On the other hand, Joseph Antos, a healthcare analyst at the American Enterprise Institute, a right-of-center think tank, said he thinks a delay in the penalty for not obtaining coverage is possible. “If they can't get their act together, and they don't make their November deadline, it's really hard to argue you will hold people accountable for coverage,” he said.
Joel Ario, a managing director for Manatt Health Solutions who formerly ran the CMS' health exchanges office, said he doesn't expect a delay in the individual mandate primarily because many state-run exchanges are generally operating well. Even so, he predicted there will continue to be calls for delaying the individual mandate until the federal website is fixed. “If it is fixed, nobody will remember it in six months,” Ario said. “If it doesn't get fixed, the administration will face some decisions—and there are no good options.”
Meanwhile, analysts worry about the ripple effects that a delay would have on the law's health insurance exchanges. Edwin Park, vice president for health policy at the left-of-center Center on Budget and Policy Priorities, pointed to a Congressional Budget Office analysis of the House-passed bill to delay the individual mandate that estimated a yearlong delay would increase the number of uninsured Americans by 11 million in 2014.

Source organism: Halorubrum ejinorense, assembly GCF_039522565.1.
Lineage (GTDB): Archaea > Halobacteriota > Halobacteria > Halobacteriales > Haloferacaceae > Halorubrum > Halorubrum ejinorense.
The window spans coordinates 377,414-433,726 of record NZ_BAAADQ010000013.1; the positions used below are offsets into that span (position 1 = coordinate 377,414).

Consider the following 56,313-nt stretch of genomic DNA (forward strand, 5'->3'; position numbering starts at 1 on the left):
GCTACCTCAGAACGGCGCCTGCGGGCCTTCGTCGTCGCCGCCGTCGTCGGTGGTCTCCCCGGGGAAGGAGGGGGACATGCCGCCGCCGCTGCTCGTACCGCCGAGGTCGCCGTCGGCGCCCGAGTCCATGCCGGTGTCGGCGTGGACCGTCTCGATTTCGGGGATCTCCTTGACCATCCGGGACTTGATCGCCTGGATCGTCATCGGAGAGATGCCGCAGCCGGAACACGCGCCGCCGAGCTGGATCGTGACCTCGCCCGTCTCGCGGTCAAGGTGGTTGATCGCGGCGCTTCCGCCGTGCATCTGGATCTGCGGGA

At last week's House Ways and Means Committee hearing on the botched rollout of the federal website, panel Chairman Dave Camp (R-Mich.) said it appears unlikely that the exchange plans will enroll enough young and healthy adults in the first year—about 2.3 million by the CMS' estimate—which will cause premiums to “go through the roof” in 2015.
But CMS Administrator Marilyn Tavenner countered by saying more than 200 insurers in the federal exchange alone have offered more than 3,000 plans at competitive prices. “So far what we've seen is the absolute opposite of what you're suggesting,” she said.